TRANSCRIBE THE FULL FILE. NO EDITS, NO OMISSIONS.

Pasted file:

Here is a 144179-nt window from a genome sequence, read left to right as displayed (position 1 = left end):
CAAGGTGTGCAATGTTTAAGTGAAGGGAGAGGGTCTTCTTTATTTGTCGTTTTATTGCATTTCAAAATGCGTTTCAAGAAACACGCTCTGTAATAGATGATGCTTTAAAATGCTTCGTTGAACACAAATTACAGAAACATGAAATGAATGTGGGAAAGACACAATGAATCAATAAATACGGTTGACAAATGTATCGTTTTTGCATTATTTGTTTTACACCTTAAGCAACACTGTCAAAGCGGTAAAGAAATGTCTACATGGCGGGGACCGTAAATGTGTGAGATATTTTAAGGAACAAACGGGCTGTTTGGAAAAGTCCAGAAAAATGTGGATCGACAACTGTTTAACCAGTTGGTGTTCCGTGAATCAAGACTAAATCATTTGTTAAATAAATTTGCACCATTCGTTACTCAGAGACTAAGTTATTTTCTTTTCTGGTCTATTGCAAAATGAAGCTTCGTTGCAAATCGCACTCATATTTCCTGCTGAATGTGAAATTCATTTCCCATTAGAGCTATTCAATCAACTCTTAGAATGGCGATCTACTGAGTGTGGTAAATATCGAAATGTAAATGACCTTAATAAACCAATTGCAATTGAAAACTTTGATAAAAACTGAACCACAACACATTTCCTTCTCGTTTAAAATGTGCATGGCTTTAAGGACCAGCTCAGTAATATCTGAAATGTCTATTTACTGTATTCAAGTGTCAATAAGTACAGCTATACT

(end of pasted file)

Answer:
Here is a 144179-nt window from a genome sequence, read left to right as displayed (position 1 = left end):
CAAGGTGTGCAATGTTTAAGTGAAGGGAGAGGGTCTTCTTTATTTGTCGTTTTATTGCATTTCAAAATGCGTTTCAAGAAACACGCTCTGTAATAGATGATGCTTTAAAATGCTTCGTTGAACACAAATTACAGAAACATGAAATGAATGTGGGAAAGACACAATGAATCAATAAATACGGTTGACAAATGTATCGTTTTTGCATTATTTGTTTTACACCTTAAGCAACACTGTCAAAGCGGTAAAGAAATGTCTACATGGCGGGGACCGTAAATGTGTGAGATATTTTAAGGAACAAACGGGCTGTTTGGAAAAGTCCAGAAAAATGTGGATCGACAACTGTTTAACCAGTTGGTGTTCCGTGAATCAAGACTAAATCATTTGTTAAATAAATTTGCACCATTCGTTACTCAGAGACTAAGTTATTTTCTTTTCTGGTCTATTGCAAAATGAAGCTTCGTTGCAAATCGCACTCATATTTCCTGCTGAATGTGAAATTCATTTCCCATTAGAGCTATTCAATCAACTCTTAGAATGGCGATCTACTGAGTGTGGTAAATATCGAAATGTAAATGACCTTAATAAACCAATTGCAATTGAAAACTTTGATAAAAACTGAACCACAACACATTTCCTTCTCGTTTAAAATGTGCATGGCTTTAAGGACCAGCTCAGTAATATCTGAAATGTCTATTTACTGTATTCAAGTGTCAATAAGTACAGCTATACT